These are the three rules to remember if you've come into some bonus cash, a wealth advisor reveals, and it's the same principle for billionaires as it is for everyone else

People can spend years—decades even—daydreaming about what they would do if they came into some extra money. Whether it’s an increased pay cheque, an unexpected bonus at work, or a gift from family, many expect to see their lives change for the better.

But in reality, those who suddenly see their wealth balloon overnight can wind up feeling more overwhelmed than overjoyed.

“When you come into a large sum of money that you didn’t have before, your life changes,” said Leo Chubinishvili, wealth advisor at Access Wealth. “It’s a lot of pressure.” 

Whether you’ve stepped into a more senior position and your paycheck just got fatter, or your start-up has been acquired, there’s a lot more to think about than spending your newfound wealth—tax implications for starters.

It may sound like a nice problem to have, but Chubinishvili tells Fortune that all too often it results in people making big money blunders: “When the stakes are high, people tend to get nervous, make rash decisions, and make mistakes.”

It’s why he advises people who have come into a large sum of money to let their new reality sink in and evaluate what it means for their future before spending any of it.

1. Take a step back to understand what you have

Instead of going on a spending spree, as tempting as that may be, Chubinishvili advises those who have overnight success “to just calm down, relax, understand what you have and let it sink in.”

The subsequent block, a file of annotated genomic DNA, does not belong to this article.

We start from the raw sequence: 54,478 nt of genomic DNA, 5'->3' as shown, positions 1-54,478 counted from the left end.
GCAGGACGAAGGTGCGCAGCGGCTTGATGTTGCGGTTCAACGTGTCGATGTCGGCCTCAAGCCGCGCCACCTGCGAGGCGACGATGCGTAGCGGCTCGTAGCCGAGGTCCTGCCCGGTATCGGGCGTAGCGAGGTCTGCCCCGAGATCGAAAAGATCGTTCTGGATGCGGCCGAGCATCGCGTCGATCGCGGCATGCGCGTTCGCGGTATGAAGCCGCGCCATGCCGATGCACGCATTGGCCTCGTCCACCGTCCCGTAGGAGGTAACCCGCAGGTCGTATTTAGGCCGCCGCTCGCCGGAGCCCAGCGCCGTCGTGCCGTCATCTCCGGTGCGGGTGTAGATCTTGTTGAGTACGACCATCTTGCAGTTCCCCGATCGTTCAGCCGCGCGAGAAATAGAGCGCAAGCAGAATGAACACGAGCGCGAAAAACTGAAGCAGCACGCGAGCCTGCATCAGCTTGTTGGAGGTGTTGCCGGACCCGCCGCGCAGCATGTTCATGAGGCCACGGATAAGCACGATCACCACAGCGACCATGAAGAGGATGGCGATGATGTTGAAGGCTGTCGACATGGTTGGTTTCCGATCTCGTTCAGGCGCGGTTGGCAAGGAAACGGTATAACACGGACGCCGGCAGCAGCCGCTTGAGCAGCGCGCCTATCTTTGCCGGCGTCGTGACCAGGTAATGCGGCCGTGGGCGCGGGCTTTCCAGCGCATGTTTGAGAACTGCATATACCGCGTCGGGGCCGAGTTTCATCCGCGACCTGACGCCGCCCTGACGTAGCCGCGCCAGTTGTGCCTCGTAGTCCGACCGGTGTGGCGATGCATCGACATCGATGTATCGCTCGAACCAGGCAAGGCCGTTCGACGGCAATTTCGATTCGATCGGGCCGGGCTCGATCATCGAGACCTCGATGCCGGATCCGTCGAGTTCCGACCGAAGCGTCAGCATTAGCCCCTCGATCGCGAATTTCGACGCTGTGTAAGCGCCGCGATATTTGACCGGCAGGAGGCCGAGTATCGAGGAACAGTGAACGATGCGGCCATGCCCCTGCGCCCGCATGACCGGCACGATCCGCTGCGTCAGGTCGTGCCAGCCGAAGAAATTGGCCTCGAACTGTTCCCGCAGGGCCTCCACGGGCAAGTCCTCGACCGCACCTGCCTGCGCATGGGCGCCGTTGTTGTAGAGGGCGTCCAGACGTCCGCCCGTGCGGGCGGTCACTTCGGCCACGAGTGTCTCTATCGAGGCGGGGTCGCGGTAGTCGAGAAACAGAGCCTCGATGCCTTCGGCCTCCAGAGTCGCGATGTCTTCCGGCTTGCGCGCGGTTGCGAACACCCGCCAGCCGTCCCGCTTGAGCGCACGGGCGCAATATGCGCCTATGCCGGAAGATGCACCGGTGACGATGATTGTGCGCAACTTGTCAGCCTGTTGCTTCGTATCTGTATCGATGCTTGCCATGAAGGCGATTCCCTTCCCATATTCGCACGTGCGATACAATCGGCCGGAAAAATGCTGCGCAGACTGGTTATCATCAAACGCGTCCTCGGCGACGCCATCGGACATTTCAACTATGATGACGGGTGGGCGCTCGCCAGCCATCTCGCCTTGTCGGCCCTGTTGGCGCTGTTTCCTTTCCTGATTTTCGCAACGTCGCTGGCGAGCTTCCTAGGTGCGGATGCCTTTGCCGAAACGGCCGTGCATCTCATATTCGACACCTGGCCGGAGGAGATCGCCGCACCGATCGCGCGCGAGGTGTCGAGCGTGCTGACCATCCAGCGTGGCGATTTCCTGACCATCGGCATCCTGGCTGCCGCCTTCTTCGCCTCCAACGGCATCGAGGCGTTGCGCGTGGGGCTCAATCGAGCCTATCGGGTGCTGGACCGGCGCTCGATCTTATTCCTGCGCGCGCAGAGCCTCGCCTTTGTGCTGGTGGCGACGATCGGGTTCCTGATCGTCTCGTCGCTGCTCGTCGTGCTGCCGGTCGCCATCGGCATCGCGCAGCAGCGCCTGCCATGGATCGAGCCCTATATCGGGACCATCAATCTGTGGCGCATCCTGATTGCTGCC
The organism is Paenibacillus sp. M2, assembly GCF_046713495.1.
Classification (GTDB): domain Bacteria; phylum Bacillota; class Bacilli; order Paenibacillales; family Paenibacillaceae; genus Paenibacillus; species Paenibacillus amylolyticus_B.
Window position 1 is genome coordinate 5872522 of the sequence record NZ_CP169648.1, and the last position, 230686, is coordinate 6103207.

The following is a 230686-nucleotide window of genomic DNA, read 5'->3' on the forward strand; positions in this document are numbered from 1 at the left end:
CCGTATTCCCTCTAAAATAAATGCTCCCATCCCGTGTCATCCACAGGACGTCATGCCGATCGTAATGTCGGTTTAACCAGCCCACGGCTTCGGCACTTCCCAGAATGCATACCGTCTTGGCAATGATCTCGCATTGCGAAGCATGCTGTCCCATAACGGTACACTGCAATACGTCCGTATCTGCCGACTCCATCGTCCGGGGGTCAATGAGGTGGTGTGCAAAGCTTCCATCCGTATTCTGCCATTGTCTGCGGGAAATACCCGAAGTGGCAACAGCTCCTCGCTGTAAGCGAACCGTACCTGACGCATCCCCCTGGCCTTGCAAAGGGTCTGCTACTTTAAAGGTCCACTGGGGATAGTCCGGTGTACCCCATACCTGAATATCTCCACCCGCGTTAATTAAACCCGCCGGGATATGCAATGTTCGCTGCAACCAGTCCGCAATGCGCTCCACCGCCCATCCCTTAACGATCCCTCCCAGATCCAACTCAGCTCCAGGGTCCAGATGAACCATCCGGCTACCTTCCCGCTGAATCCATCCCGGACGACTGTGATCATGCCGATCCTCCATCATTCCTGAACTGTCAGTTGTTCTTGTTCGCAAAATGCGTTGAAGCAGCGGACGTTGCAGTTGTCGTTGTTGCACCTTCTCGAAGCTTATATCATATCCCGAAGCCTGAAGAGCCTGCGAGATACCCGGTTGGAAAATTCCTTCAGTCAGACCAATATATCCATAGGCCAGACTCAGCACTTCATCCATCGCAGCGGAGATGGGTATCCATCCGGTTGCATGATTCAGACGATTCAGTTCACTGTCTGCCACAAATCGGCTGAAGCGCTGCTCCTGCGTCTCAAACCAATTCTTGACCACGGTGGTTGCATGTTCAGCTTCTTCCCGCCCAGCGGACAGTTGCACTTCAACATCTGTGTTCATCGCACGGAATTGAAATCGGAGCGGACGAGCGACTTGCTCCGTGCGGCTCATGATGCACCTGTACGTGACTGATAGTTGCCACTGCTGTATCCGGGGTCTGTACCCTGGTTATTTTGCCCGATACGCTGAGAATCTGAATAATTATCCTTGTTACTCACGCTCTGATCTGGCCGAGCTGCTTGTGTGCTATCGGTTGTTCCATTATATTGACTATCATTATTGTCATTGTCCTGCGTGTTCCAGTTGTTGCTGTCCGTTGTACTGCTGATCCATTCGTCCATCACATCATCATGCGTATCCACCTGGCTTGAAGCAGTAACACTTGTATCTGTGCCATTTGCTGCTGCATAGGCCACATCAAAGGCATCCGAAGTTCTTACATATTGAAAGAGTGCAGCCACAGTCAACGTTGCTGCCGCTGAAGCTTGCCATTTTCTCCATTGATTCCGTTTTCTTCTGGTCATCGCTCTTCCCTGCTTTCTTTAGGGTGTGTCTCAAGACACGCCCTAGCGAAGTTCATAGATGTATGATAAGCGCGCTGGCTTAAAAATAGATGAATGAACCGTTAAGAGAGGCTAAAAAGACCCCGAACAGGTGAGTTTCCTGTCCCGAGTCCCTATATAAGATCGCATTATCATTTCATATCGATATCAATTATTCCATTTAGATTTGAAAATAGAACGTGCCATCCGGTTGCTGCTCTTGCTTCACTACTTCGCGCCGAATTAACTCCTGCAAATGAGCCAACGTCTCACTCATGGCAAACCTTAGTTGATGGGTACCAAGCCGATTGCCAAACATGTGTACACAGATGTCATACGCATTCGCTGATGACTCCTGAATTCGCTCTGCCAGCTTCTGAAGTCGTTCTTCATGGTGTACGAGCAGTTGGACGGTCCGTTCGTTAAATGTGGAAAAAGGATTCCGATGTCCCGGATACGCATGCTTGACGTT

Although its advice often given to the likes of lottery winners, the financial expert said even professionals accustomed to managing their income can fall into the common trap.

For example Simon Cowell, the multimillionaire founder of the record label, Syco and television franchises The X Factor and Got Talent, has spoken out about his own early experience with success—and losing it all.

Cowell founded his first venture, Fanfare Records, in the 1980s. “Once I started to make some money, I bought a Porsche, bought a house I couldn’t afford,” Cowell recalled, as previously reported by Fortune. But after a decade of extravagant purchases, the company went under, and Cowell was “broke”.

Splashing the cash on a huge house or luxurious items without planning ahead is “the first mistake that people make”, Chubinishvili confirmed. “Just because you can [afford to splash out] doesn’t mean that you should right away,” he adds. “Take the time to process what you’ve received.”

People also sometimes believe their wealth is larger than it is in reality, particularly after tax deductions.

It’s why Chubinishvili—who advises his clients on the likes of cash flow, investing and retirement planning— recommends anyone who comes into wealth to seek advice from a financial adviser, an accountant, and an estate planning attorney to avoid making any unadvisable—or inadvertently illegal—financial decisions.

2. Create a short and long-term plan